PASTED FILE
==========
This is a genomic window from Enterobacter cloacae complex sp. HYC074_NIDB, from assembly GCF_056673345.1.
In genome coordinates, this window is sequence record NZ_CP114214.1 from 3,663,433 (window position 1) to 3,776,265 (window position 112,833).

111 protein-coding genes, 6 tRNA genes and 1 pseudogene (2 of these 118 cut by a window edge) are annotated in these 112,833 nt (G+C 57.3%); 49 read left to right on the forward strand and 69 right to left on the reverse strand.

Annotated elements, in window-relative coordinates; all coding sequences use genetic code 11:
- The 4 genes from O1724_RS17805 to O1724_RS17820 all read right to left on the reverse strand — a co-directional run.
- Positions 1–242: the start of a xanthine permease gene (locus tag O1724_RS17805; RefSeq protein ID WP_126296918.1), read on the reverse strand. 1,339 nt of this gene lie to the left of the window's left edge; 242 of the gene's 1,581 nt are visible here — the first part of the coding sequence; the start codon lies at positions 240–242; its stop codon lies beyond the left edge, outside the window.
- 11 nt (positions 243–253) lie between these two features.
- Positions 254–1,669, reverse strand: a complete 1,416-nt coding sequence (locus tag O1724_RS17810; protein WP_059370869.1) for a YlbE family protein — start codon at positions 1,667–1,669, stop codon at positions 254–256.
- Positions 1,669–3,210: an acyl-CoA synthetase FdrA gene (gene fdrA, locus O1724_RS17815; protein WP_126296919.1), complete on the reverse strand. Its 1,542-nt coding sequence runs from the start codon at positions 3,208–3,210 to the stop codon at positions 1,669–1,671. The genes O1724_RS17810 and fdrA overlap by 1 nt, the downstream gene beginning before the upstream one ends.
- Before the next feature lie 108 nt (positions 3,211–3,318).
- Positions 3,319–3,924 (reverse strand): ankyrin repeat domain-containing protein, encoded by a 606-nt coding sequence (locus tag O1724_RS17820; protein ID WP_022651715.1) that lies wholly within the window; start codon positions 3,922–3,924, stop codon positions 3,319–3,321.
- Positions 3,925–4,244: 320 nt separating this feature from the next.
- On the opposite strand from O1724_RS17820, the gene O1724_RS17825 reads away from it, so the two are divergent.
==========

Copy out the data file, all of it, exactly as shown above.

This is a genomic window from Enterobacter cloacae complex sp. HYC074_NIDB, from assembly GCF_056673345.1.
In genome coordinates, this window is sequence record NZ_CP114214.1 from 3,663,433 (window position 1) to 3,776,265 (window position 112,833).

111 protein-coding genes, 6 tRNA genes and 1 pseudogene (2 of these 118 cut by a window edge) are annotated in these 112,833 nt (G+C 57.3%); 49 read left to right on the forward strand and 69 right to left on the reverse strand.

Annotated elements, in window-relative coordinates; all coding sequences use genetic code 11:
- The 4 genes from O1724_RS17805 to O1724_RS17820 all read right to left on the reverse strand — a co-directional run.
- Positions 1–242: the start of a xanthine permease gene (locus tag O1724_RS17805; RefSeq protein ID WP_126296918.1), read on the reverse strand. 1,339 nt of this gene lie to the left of the window's left edge; 242 of the gene's 1,581 nt are visible here — the first part of the coding sequence; the start codon lies at positions 240–242; its stop codon lies beyond the left edge, outside the window.
- 11 nt (positions 243–253) lie between these two features.
- Positions 254–1,669, reverse strand: a complete 1,416-nt coding sequence (locus tag O1724_RS17810; protein WP_059370869.1) for a YlbE family protein — start codon at positions 1,667–1,669, stop codon at positions 254–256.
- Positions 1,669–3,210: an acyl-CoA synthetase FdrA gene (gene fdrA, locus O1724_RS17815; protein WP_126296919.1), complete on the reverse strand. Its 1,542-nt coding sequence runs from the start codon at positions 3,208–3,210 to the stop codon at positions 1,669–1,671. The genes O1724_RS17810 and fdrA overlap by 1 nt, the downstream gene beginning before the upstream one ends.
- Before the next feature lie 108 nt (positions 3,211–3,318).
- Positions 3,319–3,924 (reverse strand): ankyrin repeat domain-containing protein, encoded by a 606-nt coding sequence (locus tag O1724_RS17820; protein ID WP_022651715.1) that lies wholly within the window; start codon positions 3,922–3,924, stop codon positions 3,319–3,321.
- Positions 3,925–4,244: 320 nt separating this feature from the next.
- On the opposite strand from O1724_RS17820, the gene O1724_RS17825 reads away from it, so the two are divergent.